Google has told dozens of employees on its laptop and tablet division to find new jobs at the company, raising questions about its hardware plans
- Google appears to be trimming the size of its laptop and tablet hardware group, telling dozens of engineers and program managers to find other roles with the Alphabet parent company, several people familiar with the matter told Business Insider.
- The restructuring involves Google's "Create" division, which is responsible for developing and manufacturing the Pixelbook laptop and Pixel Slate tablet amongst the company's wider swath of "Made by Google" products.
- According to one source, the Create hardware team had a "bunch of stuff in the works" and that the cutting the number of hardware engineers and program managers on the team will likely "pare down the portfolio" of products.
- Affected employees have been instructed to seek temporary roles within other Google or Alphabet teams, raising questions about Google's future hardware plans.
Google has moved dozens of employees out of its laptop and tablet division, scaling back the size of its in-house hardware group as it re-assesses product plans in the fiercely competitive computer market.
Dozens of Google employees working on the company's "Create" team - an internal hardware division responsible for developing and manufacturing Google's laptop and tablet products - have been told to find new projects within Google or its parent company Alphabet, amid what sources describe as "roadmap cutbacks."Among the affected employees who were given notice of the cutbacks in the last two weeks are hardware engineers, technical program managers, and those who support program managers. Sources say projects have been canceled within the laptop and tablet division, prompting the changes, but that team members have been instructed to find new roles temporarily within the Google or Alphabet organization.
By asking employees to seek temporary, rather than permanent, new roles, Google may be leaving itself flexibility to boost staffing on the Create hardware team in the future. Already, these "floating" employees have been seeking roles within the company's smartphone division, Pixel, and other Alphabet companies, sources say.
A Google spokesperson declined Business Insider's request for comment.
The "roadmap pushout," as one source familiar with the matter described the move to Business Insider, raises questions about the extent of Google's commitment to building its own line of laptops and tablets, a fiercely competitive market with thin razor profit margins.
After several false starts, including a short lived acquisition of phone maker Motorola from 2012 to 2014, Google declared its seriousness about hardware in 2016 when it hired Rick Osterloh to head up a new hardware group. Google has repeatedly stressed it is in the hardware business for the long run, even as the efforts have driven up expenses and weighed down the rich profit margins of Google's online ad business.
Manufacturing roles on Create were not impacted by the recent downsizing, signaling Google's near term product lineup will likely not change. But according to one person familiar with the matter, the Create group had a "bunch of stuff in the works" and that the cutting the number of hardware engineers and program managers on the team will likely "pare down the portfolio" of products.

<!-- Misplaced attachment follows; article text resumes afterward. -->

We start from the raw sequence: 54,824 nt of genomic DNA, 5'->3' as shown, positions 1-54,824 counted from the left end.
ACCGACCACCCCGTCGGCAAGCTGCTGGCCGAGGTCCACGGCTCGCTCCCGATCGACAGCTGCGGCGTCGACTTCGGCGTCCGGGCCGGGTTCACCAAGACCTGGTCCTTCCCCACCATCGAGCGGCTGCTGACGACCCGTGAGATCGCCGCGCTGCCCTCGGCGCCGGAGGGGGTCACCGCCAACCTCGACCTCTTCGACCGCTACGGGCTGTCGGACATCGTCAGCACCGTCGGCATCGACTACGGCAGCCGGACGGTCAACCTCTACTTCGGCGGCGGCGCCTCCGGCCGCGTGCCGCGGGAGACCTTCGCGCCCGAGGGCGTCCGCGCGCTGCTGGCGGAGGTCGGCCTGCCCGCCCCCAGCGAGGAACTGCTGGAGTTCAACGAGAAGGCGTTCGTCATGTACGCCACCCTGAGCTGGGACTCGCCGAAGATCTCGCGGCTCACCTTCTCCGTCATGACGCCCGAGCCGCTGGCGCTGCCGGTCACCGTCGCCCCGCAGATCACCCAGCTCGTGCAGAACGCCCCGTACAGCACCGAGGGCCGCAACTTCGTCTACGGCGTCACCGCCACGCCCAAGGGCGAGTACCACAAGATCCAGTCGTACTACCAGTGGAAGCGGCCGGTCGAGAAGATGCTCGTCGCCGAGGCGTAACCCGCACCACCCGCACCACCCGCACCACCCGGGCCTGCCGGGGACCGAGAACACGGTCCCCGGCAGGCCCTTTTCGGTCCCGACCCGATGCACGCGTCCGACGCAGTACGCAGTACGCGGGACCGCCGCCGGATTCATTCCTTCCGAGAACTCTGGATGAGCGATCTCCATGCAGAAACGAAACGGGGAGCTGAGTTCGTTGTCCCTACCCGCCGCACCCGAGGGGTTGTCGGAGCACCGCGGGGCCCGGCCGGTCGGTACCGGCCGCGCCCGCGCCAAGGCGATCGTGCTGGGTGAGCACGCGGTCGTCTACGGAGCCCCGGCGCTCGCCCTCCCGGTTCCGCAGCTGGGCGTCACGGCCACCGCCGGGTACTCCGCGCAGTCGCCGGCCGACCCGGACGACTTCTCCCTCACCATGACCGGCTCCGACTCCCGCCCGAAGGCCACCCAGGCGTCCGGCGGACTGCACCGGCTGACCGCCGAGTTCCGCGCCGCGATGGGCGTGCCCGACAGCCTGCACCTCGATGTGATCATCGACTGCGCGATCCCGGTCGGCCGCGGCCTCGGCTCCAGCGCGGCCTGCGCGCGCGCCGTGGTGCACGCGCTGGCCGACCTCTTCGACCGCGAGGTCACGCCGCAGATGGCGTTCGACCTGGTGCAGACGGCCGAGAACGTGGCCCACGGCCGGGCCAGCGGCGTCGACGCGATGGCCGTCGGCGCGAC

The Pixelbook raised eyebrows at its launch, given its high-cost (starting at $999) relative to its limited capabilities (the Pixelbook is a Chromebook, meaning it runs on Google's Chrome OS software and is only capable of using internet-based applications). Most Chromebooks that are not manufactured by Google itself are much lower priced, like Samsung's Chromebook Plus which starts at $499. Still, the Pixelbook, with its aluminum chassis and high-end screen, was seen as a model for what a premium, Mac-like Chromebook could look like.
Rumors of a Pixelbook 2 have been swirling since the company's hardware event last October though it has yet to be released. While there is no indication that Google plans to abandon the Pixelbook, the staff reductions suggest that Google is unlikely to flesh out its in-house line of Chromebooks with a wider variety of products and prices.
Google's tablets meanwhile have struggled to hit the right note with consumers.
The first Google manufactured tablet - known as the Pixel C - was launched in 2015 and received less than stellar reviews. The longtime tech reviewer Walt Mossberg said that the Pixel C represents "an object lesson in what Google shouldn't do if it pursues home-grown integration of hardware and software." The company launched its Pixel Slate - a tablet that acts like a laptop, meant to compete with Microsoft's Surface Pro and Apple's iPad Pro - to a similar, cold reception.
Downsizing its laptop and tablet division comes almost three years after Google unified its hardware efforts under the leadership of Osterloh. Since then, sources tell us that pressure has increased to make hardware at Google into a "real business."Got a tip? Contact this reporter via Signal or WhatsApp at +1 (209) 730-3387 using a non-work phone, email at email@example.com, Telegram at nickbastone, or Twitter DM at @nickbastone.
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